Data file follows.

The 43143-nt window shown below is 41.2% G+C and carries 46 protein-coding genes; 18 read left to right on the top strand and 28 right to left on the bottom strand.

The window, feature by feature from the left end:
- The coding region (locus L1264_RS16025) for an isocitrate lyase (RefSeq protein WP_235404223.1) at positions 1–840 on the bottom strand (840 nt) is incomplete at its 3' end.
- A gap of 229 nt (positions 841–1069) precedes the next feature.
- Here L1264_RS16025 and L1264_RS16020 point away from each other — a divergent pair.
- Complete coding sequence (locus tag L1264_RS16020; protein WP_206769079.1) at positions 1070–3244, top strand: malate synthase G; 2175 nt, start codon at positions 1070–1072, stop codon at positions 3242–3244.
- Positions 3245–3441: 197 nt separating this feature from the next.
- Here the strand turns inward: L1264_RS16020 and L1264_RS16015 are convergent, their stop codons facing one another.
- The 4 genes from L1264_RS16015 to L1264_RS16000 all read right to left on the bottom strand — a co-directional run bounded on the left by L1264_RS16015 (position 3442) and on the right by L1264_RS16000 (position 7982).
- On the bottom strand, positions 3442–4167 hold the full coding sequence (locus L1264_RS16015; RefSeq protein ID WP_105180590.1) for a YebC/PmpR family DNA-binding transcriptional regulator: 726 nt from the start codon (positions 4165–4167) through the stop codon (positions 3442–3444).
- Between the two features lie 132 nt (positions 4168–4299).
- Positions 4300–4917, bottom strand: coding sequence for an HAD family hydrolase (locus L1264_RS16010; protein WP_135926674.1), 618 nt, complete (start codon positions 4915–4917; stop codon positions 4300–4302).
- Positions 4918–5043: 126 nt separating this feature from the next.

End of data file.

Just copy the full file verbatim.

The 43143-nt window shown below is 41.2% G+C and carries 46 protein-coding genes; 18 read left to right on the top strand and 28 right to left on the bottom strand.

The window, feature by feature from the left end:
- The coding region (locus L1264_RS16025) for an isocitrate lyase (RefSeq protein WP_235404223.1) at positions 1–840 on the bottom strand (840 nt) is incomplete at its 3' end.
- A gap of 229 nt (positions 841–1069) precedes the next feature.
- Here L1264_RS16025 and L1264_RS16020 point away from each other — a divergent pair.
- Complete coding sequence (locus tag L1264_RS16020; protein WP_206769079.1) at positions 1070–3244, top strand: malate synthase G; 2175 nt, start codon at positions 1070–1072, stop codon at positions 3242–3244.
- Positions 3245–3441: 197 nt separating this feature from the next.
- Here the strand turns inward: L1264_RS16020 and L1264_RS16015 are convergent, their stop codons facing one another.
- The 4 genes from L1264_RS16015 to L1264_RS16000 all read right to left on the bottom strand — a co-directional run bounded on the left by L1264_RS16015 (position 3442) and on the right by L1264_RS16000 (position 7982).
- On the bottom strand, positions 3442–4167 hold the full coding sequence (locus L1264_RS16015; RefSeq protein ID WP_105180590.1) for a YebC/PmpR family DNA-binding transcriptional regulator: 726 nt from the start codon (positions 4165–4167) through the stop codon (positions 3442–3444).
- Between the two features lie 132 nt (positions 4168–4299).
- Positions 4300–4917, bottom strand: coding sequence for an HAD family hydrolase (locus L1264_RS16010; protein WP_135926674.1), 618 nt, complete (start codon positions 4915–4917; stop codon positions 4300–4302).
- Positions 4918–5043: 126 nt separating this feature from the next.